University of Pretoria

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Beauveria fungi phylogenetic species in South Africa

posted on 2024-06-13, 13:26 authored by Marizanne JonesMarizanne Jones, Michelle Schröder, Bernard SlippersBernard Slippers, Brett Hurley

In South African forestry, the Eucalyptus snout beetle, Gonipterus sp. n. 2 (Coleoptera: Curculionidae), has become an economically important invasive pest. The adults and larvae feed on leaves and cause severe damage to Eucalyptus plantations. The egg parasitoid, Anaphes nitens Girault (Hymenoptera: Mymaridae) was introduced to control Gonipterus sp. n. 2 populations, but additional biological control is necessary. Entomopathogenic fungi (EPF) can potentially be used effectively together with A. nitens, as they can target different life stages. Entomopathogenic fungi are able to infect host insects by direct contact to the insect cuticle, killing the host and sporulating on the dead insect to infect unsuspecting healthy hosts. This study focussed on the Beauveria bassiana (Bals.-Criv.) Vuill. (Hypocreales: Cordycipitaceae) species associated with Gonipterus sp. n. 2, as well as their virulence towards adult beetles. The study found that B. bassiana cryptic species diversity was present in South Africa and associated with Gonipterus sp. n. 2. The newly described species, B. namnaoensis, as well as two novel species, Beauveria sp. nov. 1 and Beauveria sp. nov. 2 formed part of the B. bassiana cryptic species complex. Beauveria pseudobassiana species were also obtained from Gonipterus sp. n. 2 cadavers. The virulence of these species was analysed in virulence trials. Inter- and intraspecies variation in virulence were observed during the trials. The most virulent strains with the lowest survival of beetles belonged to B. namnaoensis and Beauveria sp. nov. 1. The least virulent strains with the highest beetle survivals recorded were that of two Beauveria sp. nov. 2 strains and one B. pseudobassiana strain. Moderate virulence and survival were attributed to one B. bassiana, B. pseudobassiana and two remaining Beauveria sp. nov. 2 strains. Thus, the most virulent strains of the newly described species, B. namnaoensis, as well as Beauveria sp. nov. 1 and Beauveria sp. nov. 2 could be considered for Gonipterus sp. n. 2 biological control in South African forestry.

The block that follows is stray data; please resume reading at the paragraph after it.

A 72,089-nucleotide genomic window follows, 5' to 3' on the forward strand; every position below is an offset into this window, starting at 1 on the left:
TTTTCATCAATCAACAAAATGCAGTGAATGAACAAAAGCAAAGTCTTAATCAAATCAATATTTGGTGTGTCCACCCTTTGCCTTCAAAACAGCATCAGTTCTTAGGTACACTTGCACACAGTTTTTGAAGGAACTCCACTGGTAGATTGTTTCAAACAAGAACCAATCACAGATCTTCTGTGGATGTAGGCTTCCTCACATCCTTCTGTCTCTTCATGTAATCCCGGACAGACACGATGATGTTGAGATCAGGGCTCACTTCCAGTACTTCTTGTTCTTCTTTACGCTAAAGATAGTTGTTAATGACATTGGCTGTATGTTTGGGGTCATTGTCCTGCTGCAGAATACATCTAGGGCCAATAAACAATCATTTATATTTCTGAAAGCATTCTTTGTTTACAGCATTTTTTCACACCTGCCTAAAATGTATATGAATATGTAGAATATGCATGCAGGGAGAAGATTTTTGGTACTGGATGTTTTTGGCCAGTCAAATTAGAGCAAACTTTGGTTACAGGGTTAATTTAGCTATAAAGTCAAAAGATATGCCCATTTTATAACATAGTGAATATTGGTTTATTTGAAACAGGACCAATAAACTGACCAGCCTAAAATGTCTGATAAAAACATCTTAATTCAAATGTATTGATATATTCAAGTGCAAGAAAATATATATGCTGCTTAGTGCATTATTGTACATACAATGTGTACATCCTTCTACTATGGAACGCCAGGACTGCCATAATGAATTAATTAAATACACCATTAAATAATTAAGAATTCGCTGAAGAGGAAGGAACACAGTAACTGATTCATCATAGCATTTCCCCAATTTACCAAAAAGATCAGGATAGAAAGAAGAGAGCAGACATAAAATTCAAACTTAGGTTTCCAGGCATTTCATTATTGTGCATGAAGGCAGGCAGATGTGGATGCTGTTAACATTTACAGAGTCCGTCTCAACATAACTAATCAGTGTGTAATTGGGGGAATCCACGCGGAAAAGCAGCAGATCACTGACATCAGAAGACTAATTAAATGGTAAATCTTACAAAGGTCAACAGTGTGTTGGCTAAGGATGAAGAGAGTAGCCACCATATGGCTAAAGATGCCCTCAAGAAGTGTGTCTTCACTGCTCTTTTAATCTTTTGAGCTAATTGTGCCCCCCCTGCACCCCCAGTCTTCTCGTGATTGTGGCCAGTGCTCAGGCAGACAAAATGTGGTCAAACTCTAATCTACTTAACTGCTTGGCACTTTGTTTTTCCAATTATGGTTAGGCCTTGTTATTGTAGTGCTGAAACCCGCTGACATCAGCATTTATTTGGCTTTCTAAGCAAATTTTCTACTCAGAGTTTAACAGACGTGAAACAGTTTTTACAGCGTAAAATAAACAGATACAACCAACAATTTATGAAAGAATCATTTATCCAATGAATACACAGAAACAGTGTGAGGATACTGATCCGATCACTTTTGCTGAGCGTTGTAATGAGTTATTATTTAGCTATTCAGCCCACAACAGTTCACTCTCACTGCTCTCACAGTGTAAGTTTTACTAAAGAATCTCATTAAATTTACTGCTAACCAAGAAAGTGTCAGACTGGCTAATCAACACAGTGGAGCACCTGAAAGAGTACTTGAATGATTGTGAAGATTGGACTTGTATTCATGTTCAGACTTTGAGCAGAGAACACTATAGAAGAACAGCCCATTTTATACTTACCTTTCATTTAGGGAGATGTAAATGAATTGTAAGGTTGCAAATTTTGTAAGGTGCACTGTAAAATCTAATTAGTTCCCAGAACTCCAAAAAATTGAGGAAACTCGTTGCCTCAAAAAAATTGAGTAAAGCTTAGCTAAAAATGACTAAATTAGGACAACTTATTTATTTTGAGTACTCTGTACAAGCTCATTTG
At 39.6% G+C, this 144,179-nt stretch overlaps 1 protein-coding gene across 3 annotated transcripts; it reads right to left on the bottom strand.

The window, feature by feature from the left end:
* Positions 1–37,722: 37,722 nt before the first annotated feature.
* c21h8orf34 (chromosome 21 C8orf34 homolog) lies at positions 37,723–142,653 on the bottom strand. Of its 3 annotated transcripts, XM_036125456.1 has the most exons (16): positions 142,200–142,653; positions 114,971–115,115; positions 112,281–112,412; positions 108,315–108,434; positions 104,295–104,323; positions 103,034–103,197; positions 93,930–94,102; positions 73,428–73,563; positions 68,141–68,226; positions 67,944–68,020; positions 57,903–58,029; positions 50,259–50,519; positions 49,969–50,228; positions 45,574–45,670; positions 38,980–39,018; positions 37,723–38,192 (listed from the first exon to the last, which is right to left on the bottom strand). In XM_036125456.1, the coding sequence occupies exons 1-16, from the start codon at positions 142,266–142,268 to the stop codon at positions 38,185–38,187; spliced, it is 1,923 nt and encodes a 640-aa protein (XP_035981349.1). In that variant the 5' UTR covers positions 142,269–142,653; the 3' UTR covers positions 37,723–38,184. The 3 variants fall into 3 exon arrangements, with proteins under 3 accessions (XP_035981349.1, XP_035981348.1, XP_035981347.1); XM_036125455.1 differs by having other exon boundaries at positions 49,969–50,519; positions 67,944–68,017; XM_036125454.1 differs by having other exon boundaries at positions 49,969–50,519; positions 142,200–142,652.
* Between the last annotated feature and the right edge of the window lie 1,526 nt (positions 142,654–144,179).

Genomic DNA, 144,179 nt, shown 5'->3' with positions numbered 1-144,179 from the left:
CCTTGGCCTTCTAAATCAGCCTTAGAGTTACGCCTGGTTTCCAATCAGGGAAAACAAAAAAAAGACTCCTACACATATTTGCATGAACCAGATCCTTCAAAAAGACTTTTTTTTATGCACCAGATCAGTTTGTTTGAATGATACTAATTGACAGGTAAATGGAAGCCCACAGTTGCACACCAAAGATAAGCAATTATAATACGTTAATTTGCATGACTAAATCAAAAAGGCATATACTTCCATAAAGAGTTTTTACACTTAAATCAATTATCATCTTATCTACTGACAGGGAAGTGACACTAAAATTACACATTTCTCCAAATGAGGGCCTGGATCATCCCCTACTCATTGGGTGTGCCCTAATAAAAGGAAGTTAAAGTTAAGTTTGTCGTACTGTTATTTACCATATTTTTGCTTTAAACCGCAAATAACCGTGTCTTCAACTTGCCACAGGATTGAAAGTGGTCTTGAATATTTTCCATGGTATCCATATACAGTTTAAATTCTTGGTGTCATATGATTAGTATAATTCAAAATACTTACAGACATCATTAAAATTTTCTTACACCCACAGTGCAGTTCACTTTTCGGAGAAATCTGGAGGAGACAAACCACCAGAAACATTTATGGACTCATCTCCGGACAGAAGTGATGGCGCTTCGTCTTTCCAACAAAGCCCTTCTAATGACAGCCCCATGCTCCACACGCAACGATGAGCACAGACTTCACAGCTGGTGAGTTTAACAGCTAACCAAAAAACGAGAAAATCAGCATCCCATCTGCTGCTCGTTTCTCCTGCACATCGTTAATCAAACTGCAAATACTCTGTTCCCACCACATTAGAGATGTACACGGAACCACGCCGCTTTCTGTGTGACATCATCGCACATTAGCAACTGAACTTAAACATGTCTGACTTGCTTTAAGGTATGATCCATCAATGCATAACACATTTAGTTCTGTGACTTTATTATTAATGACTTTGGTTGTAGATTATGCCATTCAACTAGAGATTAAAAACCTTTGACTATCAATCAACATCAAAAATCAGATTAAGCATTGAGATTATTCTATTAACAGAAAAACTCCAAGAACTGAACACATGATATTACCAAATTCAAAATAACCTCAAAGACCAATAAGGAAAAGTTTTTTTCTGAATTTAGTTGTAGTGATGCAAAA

Centre of Excellence in Plant Health Biotechnology (CPHB)

Tree Protection Co-operative Programme (TPCP)

National Research Foundation (NRF)



Zoology and Entomology

Sustainable Development Goals

  • 15 Life on Land

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